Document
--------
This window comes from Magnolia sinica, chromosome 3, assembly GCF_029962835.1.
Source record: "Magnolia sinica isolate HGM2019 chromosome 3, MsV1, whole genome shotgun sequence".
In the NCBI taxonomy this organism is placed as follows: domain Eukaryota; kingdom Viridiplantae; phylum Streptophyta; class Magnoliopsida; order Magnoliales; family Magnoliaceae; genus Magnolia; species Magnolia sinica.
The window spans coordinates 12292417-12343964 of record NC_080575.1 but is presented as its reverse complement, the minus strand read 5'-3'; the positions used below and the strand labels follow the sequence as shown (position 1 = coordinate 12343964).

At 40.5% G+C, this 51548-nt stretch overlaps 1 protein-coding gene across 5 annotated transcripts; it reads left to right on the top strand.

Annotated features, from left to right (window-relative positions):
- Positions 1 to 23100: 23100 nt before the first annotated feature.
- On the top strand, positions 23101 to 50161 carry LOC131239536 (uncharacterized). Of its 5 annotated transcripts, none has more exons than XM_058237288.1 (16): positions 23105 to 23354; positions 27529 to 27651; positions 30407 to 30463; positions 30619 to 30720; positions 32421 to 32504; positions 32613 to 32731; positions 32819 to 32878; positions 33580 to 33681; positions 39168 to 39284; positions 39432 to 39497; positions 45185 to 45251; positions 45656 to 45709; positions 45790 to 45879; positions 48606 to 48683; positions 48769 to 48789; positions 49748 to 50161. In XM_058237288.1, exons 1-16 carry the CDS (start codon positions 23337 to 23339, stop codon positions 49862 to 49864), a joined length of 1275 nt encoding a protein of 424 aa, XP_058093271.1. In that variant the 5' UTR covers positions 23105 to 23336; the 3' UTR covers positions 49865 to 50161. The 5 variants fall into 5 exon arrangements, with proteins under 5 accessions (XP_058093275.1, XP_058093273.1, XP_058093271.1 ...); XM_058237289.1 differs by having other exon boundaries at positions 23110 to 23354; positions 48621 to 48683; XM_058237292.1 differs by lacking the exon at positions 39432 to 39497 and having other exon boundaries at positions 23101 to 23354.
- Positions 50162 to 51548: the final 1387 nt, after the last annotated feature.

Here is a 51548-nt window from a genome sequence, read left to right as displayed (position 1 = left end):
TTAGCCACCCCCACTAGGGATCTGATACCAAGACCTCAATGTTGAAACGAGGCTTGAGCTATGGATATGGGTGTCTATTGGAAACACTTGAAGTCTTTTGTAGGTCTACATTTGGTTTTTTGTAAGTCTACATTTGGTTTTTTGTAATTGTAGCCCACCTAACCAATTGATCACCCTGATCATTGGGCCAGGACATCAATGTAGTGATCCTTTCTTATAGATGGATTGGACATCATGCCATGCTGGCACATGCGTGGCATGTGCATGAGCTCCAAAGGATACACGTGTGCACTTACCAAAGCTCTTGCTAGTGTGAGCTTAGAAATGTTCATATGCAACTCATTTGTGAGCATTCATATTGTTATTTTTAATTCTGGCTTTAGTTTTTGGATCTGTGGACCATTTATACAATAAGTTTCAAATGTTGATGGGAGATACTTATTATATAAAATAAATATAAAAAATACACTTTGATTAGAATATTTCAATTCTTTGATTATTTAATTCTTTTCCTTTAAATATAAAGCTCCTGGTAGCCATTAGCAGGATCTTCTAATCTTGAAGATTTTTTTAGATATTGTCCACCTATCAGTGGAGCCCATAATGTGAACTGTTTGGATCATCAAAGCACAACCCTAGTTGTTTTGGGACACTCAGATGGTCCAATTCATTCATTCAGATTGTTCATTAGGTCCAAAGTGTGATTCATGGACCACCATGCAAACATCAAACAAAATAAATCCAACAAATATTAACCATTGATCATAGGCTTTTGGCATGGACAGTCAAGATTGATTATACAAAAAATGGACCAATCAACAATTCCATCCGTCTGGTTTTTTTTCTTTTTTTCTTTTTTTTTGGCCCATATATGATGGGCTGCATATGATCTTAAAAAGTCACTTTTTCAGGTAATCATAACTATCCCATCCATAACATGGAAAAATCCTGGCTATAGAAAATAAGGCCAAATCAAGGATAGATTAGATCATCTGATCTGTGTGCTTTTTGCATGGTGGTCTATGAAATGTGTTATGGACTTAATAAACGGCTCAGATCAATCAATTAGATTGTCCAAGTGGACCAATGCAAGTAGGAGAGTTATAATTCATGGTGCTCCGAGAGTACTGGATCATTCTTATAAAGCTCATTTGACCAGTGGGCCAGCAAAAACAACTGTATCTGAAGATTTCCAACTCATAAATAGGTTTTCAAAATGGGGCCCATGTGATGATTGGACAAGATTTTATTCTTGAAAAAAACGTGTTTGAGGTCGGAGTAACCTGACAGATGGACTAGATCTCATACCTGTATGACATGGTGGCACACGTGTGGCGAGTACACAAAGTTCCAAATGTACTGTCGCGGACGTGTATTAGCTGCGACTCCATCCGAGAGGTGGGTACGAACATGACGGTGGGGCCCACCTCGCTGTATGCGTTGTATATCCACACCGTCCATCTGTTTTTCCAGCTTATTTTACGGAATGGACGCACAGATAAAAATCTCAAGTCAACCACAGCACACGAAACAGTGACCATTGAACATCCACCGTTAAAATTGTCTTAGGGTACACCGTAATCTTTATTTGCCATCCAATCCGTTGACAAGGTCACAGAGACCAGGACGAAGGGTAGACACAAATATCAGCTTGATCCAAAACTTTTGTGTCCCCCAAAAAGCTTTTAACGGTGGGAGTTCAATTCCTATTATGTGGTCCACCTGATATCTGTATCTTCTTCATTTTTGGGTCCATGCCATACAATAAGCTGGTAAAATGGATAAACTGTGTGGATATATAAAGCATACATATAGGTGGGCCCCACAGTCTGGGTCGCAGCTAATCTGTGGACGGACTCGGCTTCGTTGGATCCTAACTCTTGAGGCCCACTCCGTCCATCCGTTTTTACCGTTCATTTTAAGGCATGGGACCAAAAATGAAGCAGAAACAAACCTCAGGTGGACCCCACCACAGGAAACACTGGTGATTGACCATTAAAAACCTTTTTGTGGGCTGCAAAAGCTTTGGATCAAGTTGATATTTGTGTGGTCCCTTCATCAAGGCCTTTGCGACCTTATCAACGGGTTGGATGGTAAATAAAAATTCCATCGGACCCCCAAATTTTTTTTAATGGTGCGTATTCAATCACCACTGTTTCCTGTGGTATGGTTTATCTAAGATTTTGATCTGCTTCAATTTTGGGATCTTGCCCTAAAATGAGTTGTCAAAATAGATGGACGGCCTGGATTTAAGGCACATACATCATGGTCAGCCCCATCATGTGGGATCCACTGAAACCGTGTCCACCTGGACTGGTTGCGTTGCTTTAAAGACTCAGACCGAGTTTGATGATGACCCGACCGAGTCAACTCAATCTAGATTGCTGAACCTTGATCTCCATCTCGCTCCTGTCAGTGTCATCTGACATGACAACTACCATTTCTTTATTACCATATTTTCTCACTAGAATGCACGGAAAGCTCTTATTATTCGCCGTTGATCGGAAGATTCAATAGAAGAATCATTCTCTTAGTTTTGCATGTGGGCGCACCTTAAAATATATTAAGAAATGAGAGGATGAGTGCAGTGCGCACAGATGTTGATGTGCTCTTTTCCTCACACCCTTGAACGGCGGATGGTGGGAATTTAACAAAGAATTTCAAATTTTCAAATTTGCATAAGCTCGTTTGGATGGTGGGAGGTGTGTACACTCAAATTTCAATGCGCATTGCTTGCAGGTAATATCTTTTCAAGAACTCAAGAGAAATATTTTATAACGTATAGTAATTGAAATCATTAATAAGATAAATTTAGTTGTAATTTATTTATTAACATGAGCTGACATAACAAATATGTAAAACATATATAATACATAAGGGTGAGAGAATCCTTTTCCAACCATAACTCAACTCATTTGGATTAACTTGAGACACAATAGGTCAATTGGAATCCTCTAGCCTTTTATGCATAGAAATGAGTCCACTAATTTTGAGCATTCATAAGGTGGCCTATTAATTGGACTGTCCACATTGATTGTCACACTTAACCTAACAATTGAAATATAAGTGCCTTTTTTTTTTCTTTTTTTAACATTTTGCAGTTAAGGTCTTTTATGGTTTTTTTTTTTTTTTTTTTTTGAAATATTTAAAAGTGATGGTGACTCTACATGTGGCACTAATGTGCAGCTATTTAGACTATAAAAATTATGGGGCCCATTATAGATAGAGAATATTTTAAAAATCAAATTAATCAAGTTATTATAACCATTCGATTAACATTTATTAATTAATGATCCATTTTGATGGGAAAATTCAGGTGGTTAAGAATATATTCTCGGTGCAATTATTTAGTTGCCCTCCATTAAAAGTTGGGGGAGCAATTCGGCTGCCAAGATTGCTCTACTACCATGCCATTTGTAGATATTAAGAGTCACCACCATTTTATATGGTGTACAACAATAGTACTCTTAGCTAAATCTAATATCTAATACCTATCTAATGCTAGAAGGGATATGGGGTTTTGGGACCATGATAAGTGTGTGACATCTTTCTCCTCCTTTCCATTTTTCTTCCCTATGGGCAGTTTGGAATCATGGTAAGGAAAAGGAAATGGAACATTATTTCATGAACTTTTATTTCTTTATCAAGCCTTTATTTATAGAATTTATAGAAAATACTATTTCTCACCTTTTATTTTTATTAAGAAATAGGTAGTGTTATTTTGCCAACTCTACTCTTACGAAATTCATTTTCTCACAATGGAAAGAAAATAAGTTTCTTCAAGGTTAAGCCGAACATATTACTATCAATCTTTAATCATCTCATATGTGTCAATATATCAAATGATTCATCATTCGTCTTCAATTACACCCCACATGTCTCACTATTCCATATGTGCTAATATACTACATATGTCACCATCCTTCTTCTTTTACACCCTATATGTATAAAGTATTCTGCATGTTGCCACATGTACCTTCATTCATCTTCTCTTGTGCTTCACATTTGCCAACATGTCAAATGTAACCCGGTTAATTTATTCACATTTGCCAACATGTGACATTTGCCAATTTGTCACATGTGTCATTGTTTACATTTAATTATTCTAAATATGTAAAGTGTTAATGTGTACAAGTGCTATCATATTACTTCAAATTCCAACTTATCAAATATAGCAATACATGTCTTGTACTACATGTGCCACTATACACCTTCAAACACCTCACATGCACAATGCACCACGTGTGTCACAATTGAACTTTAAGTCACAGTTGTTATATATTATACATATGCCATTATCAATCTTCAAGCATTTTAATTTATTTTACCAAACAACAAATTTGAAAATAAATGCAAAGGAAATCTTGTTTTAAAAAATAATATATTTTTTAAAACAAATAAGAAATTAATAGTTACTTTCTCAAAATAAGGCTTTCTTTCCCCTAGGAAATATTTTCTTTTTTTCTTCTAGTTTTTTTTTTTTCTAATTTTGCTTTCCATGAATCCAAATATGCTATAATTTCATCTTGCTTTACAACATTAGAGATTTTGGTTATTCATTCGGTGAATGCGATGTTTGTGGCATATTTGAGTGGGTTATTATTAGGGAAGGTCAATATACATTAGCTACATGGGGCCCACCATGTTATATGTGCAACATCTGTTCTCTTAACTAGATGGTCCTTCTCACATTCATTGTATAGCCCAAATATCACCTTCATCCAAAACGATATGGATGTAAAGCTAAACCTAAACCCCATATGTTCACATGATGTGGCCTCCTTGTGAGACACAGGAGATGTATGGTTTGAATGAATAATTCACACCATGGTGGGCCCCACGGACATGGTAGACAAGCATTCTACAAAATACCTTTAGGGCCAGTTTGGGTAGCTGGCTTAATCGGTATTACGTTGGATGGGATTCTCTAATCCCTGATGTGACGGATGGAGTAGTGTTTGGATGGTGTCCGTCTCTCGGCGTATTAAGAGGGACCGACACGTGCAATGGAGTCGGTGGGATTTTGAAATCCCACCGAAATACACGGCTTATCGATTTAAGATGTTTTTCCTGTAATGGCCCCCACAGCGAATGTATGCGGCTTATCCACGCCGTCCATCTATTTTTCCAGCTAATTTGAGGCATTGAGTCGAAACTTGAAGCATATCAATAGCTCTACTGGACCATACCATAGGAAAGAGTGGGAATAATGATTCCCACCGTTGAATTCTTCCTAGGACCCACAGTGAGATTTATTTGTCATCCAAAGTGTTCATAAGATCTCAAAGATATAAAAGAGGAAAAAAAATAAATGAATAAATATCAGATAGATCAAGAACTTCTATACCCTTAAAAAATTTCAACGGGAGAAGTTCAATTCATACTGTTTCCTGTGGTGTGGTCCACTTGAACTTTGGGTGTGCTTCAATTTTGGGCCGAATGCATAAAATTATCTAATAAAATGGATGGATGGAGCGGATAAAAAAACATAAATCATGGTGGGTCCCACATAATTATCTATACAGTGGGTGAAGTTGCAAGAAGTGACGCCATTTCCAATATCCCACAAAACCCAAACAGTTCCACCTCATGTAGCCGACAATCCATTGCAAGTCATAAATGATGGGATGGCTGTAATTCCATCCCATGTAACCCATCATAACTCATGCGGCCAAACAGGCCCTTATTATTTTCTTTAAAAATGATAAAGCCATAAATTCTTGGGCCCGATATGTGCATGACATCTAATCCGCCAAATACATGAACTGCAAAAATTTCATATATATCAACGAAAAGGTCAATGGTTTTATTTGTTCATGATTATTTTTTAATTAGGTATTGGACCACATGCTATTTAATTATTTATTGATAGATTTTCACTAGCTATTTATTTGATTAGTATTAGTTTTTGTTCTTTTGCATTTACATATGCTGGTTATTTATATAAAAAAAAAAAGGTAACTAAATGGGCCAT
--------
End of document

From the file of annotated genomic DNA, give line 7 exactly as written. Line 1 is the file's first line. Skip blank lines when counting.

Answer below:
- Positions 1 to 23100: 23100 nt before the first annotated feature.